October 28, 2017
Dear Coach Vigna,
In 1972 you changed a young man’s life forever. It was mine.
I remember the first fall practice of the 1972-3 San Marcos junior varsity basketball team. It was brutal. I was out of shape, along with virtually all of my teammates, and for the first week we ran “the ramp” outside the gym. I’m not sure if I puked, but I sure remember it felt like I should have. When we moved into the gym, you had us dribble with our right hands, then our left. You showed us the proper defense stance, which we copied, and then you had us sliding left, sliding right, back and forth. You talked about the fundamentals of the game. Practice was serious, inspiring. To end it, we ran lines, shot free throws, and ran more lines. And when it was over, I remember crawling to showers, drenched in sweat, and united with you and my teammates in the exhaustion and promise that high school basketball offers on a brisk autumn day.
That day was the start of one of the most memorable, rewarding and enjoyable years of my life. I loved playing basketball for you. I mean, I really loved it – the kind of experience you go to bed and wake up dreaming about, and attend classes anticipating it all day. I loved learning the game, improving my fundamentals, and working as a team each day. I loved playing point guard—high shuffle, low shuffle, 16. I loved the discipline, the pattern of drills and direction you provided each day. I loved the competition with my teammates, the time outside the gym with them, our team pickup games at UCSB on Friday nights when we would routinely beat college students. And I loved you as a coach, the attention you gave to each of us, how you helped us grow and improve, how you demanded effort and rewarded success. I remember the pride of accomplishment when you would offer enthusiastic congratulations after a good play and crystal clear coaching when a play went wrong. At the end of our 17 win, 6 loss season — by far the most successful record of any team I had played on— I felt like I had won an NBA championship.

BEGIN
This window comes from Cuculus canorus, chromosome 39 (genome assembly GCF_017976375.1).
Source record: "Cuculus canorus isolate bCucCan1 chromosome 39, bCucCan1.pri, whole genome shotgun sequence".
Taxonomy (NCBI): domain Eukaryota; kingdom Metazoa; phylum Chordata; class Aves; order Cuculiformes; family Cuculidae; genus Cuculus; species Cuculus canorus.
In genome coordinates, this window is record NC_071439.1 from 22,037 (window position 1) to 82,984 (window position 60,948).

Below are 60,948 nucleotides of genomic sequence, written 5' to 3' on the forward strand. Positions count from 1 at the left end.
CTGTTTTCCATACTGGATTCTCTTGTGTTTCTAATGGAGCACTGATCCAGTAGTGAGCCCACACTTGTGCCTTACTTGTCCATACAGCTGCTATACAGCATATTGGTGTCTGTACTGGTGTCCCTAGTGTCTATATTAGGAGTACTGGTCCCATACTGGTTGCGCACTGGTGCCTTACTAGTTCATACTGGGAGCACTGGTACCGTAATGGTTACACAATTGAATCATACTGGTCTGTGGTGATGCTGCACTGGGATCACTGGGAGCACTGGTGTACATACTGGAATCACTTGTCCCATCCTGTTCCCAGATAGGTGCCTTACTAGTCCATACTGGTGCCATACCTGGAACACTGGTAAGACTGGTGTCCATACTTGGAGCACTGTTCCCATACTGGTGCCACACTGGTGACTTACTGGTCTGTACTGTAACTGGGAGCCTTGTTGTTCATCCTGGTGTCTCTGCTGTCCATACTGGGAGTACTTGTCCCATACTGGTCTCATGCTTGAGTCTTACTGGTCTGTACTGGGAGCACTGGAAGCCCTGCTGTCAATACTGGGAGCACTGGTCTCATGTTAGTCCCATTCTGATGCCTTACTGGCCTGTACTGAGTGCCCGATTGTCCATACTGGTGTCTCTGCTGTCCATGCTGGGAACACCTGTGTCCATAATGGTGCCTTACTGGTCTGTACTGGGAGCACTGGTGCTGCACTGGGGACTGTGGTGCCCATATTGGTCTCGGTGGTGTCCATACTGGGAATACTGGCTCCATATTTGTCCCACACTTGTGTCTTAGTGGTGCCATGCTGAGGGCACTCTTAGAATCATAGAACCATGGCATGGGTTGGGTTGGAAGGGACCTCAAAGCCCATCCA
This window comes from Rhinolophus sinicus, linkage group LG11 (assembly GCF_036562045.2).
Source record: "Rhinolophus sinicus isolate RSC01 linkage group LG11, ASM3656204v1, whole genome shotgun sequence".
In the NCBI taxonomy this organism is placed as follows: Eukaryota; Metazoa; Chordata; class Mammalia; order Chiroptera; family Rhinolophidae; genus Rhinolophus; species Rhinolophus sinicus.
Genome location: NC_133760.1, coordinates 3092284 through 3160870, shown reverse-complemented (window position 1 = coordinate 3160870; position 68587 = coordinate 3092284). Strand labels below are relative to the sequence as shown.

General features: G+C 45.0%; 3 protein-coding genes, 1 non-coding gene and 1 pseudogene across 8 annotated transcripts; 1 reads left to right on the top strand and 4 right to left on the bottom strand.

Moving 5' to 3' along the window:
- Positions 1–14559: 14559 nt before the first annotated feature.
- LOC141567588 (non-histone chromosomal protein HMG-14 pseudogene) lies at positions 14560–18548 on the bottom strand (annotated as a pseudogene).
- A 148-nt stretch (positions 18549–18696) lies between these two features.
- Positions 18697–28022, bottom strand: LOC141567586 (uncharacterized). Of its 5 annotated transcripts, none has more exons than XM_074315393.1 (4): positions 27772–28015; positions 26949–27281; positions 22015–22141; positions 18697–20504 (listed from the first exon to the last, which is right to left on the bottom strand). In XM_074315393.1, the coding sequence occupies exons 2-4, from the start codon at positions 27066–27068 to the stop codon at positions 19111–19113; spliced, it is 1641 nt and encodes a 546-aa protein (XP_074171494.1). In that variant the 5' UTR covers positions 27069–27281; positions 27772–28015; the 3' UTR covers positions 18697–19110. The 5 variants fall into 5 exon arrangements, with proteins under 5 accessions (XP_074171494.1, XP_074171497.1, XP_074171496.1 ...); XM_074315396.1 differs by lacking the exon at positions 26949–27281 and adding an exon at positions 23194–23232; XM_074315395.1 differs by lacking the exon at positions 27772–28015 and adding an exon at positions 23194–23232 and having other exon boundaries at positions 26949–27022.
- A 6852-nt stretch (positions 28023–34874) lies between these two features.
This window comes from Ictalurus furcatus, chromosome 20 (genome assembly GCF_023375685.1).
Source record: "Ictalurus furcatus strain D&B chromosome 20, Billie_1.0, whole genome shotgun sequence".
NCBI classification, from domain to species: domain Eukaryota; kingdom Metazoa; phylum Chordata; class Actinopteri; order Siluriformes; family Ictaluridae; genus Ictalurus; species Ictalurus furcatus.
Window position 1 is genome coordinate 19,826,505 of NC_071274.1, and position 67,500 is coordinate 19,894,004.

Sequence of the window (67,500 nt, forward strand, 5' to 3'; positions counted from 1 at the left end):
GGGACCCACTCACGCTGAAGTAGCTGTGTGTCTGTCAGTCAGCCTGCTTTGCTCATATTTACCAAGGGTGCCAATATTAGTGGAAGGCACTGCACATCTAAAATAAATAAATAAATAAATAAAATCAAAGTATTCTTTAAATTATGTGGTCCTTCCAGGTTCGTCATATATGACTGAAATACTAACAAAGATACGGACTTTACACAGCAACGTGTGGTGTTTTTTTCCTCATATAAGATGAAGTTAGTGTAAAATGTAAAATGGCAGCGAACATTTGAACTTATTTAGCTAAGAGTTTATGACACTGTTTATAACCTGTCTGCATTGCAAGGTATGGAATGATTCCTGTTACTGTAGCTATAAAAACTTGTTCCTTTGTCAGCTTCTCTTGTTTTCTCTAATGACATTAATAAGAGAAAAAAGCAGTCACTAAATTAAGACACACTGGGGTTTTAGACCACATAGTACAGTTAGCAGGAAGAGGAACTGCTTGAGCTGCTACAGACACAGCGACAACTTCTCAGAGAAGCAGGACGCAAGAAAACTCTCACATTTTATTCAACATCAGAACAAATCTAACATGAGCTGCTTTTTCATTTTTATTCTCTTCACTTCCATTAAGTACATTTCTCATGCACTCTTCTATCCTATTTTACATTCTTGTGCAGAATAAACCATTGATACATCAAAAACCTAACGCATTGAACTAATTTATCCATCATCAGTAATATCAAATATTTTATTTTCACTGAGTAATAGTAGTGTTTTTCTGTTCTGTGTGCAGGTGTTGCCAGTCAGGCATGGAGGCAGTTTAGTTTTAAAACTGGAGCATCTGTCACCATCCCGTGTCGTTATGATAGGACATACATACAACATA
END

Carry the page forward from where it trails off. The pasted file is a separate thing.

My affection for you as a coach extended into the history classroom as well. I smile now when I reflect on your enthusiasm for teaching, the patterns in world history, and the lessons history offered for contemporary times. You were as supportive of me in the classroom as in the gym.
And then there was the weekend that everything in my life changed.
I think it was during my junior year, maybe that spring. You encouraged me to visit Stanford, and you met my father and me on campus, showed us around, talked about your own experience at the school, and counseled me to apply. It was the only college counseling I received at San Marcos. The fall of my senior year, with your encouragement, I applied to Stanford, two Ivy League schools, and UCSB where I was already enrolled. The Ivys turned me down, but by the grace of Coach Vigna and the strength of your recommendation letter, Stanford let me in and the run began.
And what a run it was. I finished my Bachelor of Science degree in biology, stayed on for my Master’s degree at Hopkins Marine Station, and then returned four years later to obtain a master of business administration and certificate in public management at the Stanford Graduate School of Business. Those seven years at Stanford led to countless friends, professional experiences, world travels, and opportunities that are in retrospect breathtaking. And to think it all started with you on a basketball court at San Marcos!
You will never know how grateful I am that we met and that I was able to play basketball for you, study history, and grow outside the classroom. Brad Henry said, “A good teacher can inspire hope, ignite the imagination, and instill a love of learning.” You did that, and more. You showed me the elegance and promise of discipline and hard work. You guided me to Stanford, and helped me get in. You changed my life, and for that I will be eternally grateful.